Jewelry, Gems, & Minerals/Platinum Ring


Hi Thomas,

I have been searching high and low for some guidance regarding platinum welding/soldering. I read an earlier response you gave which is closely related to my issue.

My wife's engagement and wedding rings are platinum. Both where my grandmothers (from around 1920's) and have fine engraving/patterns. We had to get the rings resized and a claw replaced on the engagement rings. Back home in South Africa I took the ring to a reputable jeweler who guaranteed me that she had a platinum smith on staff.

So three weeks later we show up to pick up the ring and to my shock the new claw is out of proportion and the ring has a yellow shine to it. I voiced my displeasure and the owner indicated she would talk to the head jeweler and get back to me.

Next day I go back and get the bad news. The "junior" jeweler that did the work used white gold solder. The solder ran into the nooks and crannies of the engraving/pattern and they agreed the work was not acceptable. They apologized and told me they would fix it. They ended up putting a new band on the engagement ring, replaced the claw, and fixed the wedding band. They polished it up and assured us it is 100% and send us on our way. We moved to the USA 1 month later.

Not long after we arrived we noticed areas on the engagement ring that was yellowing. The nooks and crannies of the engagement ring has remnants of the white gold solder that give it the yellow sheen. Not knowing where to turn to and not trusting anyone we have lived with it till now. Every now and again I will be reminded of how the ring is "ruined" ... and that makes me very angry and sad!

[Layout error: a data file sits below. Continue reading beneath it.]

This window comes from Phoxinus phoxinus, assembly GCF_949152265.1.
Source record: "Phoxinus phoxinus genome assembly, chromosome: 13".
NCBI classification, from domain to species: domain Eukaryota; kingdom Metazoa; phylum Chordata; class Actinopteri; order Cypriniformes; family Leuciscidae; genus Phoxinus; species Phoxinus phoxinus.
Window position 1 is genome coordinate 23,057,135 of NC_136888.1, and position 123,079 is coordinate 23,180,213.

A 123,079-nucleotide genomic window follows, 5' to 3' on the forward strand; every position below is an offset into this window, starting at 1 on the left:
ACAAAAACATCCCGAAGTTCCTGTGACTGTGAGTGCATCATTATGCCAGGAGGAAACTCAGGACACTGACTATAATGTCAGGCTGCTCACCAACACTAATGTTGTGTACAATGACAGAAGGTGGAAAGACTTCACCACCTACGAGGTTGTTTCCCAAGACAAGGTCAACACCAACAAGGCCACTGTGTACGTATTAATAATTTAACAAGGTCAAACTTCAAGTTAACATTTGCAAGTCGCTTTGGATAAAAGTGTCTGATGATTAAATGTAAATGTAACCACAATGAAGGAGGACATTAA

First off, can this be fixed? Can someone repair this ring to not have the yellow sheen?
Second, how do I find someone? I live in FL and have been hard pressed to find a "platinum" smith.

I greatly appreciate your comment/suggestions.


Dear Rocco,

Perhaps it is best for me to tell how the work should be done in the first place in the form of questions and answers.  Following that I will suggest possible corrections for the present situation and the yellowish shadow of white gold solder.

I do not call myself a platinum smith but used the term a professional bench jeweler.  The reason for that is because I did not specialize exclusively in doing platinum work.  However, unlike some bench jewelers I learned to be quite adept at platinum work and how to do it correctly.  The same held true for gold and even silver.  To find a business with a jeweler qualified to do platinum work will mean phone calls or visits.  I would go armed with a few basic questions to gain an idea of how proper might be the platinum work, including these: